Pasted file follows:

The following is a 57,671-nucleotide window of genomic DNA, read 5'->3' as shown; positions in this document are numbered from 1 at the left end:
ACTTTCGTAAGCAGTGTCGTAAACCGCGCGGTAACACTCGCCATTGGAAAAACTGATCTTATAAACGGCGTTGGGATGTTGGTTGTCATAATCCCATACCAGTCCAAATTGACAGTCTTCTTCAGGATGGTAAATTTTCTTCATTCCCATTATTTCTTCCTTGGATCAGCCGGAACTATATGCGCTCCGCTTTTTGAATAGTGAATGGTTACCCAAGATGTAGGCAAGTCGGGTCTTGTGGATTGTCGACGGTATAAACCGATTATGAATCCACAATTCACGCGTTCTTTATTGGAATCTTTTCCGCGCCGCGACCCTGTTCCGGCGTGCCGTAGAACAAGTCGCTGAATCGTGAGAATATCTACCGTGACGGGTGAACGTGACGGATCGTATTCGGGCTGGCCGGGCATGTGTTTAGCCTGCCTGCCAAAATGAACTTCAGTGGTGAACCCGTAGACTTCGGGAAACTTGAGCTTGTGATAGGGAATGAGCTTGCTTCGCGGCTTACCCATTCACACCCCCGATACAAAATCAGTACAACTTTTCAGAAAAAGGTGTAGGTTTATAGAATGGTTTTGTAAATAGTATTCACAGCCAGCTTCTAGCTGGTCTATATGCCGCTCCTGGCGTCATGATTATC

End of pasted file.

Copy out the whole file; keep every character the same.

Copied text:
The following is a 57,671-nucleotide window of genomic DNA, read 5'->3' as shown; positions in this document are numbered from 1 at the left end:
ACTTTCGTAAGCAGTGTCGTAAACCGCGCGGTAACACTCGCCATTGGAAAAACTGATCTTATAAACGGCGTTGGGATGTTGGTTGTCATAATCCCATACCAGTCCAAATTGACAGTCTTCTTCAGGATGGTAAATTTTCTTCATTCCCATTATTTCTTCCTTGGATCAGCCGGAACTATATGCGCTCCGCTTTTTGAATAGTGAATGGTTACCCAAGATGTAGGCAAGTCGGGTCTTGTGGATTGTCGACGGTATAAACCGATTATGAATCCACAATTCACGCGTTCTTTATTGGAATCTTTTCCGCGCCGCGACCCTGTTCCGGCGTGCCGTAGAACAAGTCGCTGAATCGTGAGAATATCTACCGTGACGGGTGAACGTGACGGATCGTATTCGGGCTGGCCGGGCATGTGTTTAGCCTGCCTGCCAAAATGAACTTCAGTGGTGAACCCGTAGACTTCGGGAAACTTGAGCTTGTGATAGGGAATGAGCTTGCTTCGCGGCTTACCCATTCACACCCCCGATACAAAATCAGTACAACTTTTCAGAAAAAGGTGTAGGTTTATAGAATGGTTTTGTAAATAGTATTCACAGCCAGCTTCTAGCTGGTCTATATGCCGCTCCTGGCGTCATGATTATC